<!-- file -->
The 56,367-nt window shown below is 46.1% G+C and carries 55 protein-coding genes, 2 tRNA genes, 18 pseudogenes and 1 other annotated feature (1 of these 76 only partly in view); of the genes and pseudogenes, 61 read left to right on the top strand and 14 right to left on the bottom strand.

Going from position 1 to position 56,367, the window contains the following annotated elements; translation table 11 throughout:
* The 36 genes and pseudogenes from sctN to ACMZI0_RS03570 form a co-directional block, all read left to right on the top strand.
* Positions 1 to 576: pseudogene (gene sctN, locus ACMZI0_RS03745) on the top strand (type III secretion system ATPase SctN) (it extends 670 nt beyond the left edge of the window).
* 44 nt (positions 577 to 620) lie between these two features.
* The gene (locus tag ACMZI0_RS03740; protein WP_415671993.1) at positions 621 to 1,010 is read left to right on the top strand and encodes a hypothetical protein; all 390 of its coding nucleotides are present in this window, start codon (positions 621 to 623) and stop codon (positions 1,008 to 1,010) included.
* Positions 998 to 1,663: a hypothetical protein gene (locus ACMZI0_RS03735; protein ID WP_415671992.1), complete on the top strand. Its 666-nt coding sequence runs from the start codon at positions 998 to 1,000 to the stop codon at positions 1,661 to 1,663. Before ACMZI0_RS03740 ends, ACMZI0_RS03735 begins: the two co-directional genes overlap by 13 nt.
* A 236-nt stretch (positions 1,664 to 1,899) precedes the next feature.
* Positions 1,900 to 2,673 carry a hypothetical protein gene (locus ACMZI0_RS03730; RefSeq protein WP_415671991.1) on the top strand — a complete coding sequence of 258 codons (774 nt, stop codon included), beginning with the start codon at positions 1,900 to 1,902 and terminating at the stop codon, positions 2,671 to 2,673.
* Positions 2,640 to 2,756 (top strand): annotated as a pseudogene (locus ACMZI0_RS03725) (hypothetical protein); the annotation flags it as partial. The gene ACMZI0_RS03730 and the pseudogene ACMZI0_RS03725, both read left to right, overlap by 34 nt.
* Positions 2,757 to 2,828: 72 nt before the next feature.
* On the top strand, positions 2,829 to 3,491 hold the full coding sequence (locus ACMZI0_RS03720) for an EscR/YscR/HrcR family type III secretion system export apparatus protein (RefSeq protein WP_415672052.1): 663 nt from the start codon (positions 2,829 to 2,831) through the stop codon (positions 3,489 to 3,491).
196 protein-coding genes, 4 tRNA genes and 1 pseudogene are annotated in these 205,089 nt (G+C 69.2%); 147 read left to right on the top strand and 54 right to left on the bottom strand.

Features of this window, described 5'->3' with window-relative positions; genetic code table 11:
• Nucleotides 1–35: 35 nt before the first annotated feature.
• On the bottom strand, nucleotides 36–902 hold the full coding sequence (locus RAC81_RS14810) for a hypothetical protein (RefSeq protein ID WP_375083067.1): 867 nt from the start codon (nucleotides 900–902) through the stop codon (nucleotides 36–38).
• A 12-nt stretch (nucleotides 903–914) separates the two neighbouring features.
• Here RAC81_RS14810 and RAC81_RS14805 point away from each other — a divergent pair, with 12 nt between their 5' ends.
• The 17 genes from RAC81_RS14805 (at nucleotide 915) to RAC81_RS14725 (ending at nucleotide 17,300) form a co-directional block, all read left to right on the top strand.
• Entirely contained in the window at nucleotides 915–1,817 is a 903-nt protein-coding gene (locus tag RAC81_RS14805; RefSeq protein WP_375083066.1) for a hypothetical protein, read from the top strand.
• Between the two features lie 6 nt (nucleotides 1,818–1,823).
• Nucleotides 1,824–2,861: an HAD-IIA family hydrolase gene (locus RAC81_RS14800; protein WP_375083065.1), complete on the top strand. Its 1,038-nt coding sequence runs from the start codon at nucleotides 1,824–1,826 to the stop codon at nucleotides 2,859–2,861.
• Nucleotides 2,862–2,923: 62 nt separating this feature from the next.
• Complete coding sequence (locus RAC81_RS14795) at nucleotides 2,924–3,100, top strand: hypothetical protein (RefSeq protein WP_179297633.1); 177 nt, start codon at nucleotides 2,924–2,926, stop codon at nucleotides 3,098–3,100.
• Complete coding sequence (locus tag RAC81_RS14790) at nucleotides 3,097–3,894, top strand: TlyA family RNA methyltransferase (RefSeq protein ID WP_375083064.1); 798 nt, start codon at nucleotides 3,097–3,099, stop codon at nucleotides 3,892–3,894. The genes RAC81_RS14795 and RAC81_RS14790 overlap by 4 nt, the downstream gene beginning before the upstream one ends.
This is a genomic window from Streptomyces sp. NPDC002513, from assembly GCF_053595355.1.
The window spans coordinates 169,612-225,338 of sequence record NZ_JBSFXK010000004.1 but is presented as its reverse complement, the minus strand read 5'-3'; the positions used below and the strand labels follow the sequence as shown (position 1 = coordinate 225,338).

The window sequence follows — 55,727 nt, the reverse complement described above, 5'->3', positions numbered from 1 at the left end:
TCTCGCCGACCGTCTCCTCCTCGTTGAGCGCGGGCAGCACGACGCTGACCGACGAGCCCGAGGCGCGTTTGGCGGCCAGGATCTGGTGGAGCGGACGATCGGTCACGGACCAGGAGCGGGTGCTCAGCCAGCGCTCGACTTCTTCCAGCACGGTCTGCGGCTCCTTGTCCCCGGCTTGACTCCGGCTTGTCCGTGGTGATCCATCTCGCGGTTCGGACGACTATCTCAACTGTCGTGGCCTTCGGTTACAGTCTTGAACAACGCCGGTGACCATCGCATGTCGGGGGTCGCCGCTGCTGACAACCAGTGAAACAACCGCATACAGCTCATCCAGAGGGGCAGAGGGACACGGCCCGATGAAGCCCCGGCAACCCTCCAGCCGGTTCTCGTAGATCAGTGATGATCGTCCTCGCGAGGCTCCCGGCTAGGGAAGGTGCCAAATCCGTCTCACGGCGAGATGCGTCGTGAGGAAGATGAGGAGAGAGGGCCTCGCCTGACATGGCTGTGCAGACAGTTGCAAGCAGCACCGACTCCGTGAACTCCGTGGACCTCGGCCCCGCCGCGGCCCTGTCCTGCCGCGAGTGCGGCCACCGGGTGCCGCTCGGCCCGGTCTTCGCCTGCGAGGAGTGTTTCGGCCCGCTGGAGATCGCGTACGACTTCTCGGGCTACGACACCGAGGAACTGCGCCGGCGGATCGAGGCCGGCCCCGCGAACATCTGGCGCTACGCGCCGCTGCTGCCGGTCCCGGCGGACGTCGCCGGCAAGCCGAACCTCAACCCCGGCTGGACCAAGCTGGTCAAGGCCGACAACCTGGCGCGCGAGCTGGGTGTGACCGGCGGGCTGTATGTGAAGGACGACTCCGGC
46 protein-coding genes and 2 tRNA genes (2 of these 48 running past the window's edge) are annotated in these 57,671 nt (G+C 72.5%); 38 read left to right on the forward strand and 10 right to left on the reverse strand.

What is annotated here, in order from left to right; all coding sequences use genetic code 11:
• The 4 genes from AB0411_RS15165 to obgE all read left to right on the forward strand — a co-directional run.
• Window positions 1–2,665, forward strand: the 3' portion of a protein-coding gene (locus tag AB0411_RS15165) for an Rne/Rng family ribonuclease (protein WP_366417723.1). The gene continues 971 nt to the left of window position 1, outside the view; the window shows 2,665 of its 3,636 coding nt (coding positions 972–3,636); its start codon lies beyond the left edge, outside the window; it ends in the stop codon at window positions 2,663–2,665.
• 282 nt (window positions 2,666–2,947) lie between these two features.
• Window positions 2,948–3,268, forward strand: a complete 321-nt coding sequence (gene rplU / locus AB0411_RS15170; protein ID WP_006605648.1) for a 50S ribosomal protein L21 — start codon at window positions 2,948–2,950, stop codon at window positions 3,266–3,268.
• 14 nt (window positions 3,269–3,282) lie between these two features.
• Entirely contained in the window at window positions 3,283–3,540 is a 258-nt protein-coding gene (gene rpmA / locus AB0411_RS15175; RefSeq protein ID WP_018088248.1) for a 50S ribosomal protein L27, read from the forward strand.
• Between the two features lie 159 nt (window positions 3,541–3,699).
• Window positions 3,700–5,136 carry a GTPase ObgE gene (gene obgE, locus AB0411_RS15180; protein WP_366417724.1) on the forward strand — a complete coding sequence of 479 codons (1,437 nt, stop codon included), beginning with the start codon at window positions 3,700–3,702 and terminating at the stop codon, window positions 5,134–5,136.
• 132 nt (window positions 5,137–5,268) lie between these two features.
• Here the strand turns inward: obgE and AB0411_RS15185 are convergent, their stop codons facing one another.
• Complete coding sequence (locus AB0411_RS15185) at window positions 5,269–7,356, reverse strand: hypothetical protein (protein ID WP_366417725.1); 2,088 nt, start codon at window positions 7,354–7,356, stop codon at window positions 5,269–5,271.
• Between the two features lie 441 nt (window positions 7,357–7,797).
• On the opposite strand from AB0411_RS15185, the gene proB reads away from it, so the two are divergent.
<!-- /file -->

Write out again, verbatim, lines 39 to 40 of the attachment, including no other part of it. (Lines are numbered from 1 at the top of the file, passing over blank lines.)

• Window positions 3,700–5,136 carry a GTPase ObgE gene (gene obgE, locus AB0411_RS15180; protein WP_366417724.1) on the forward strand — a complete coding sequence of 479 codons (1,437 nt, stop codon included), beginning with the start codon at window positions 3,700–3,702 and terminating at the stop codon, window positions 5,134–5,136.
• 132 nt (window positions 5,137–5,268) lie between these two features.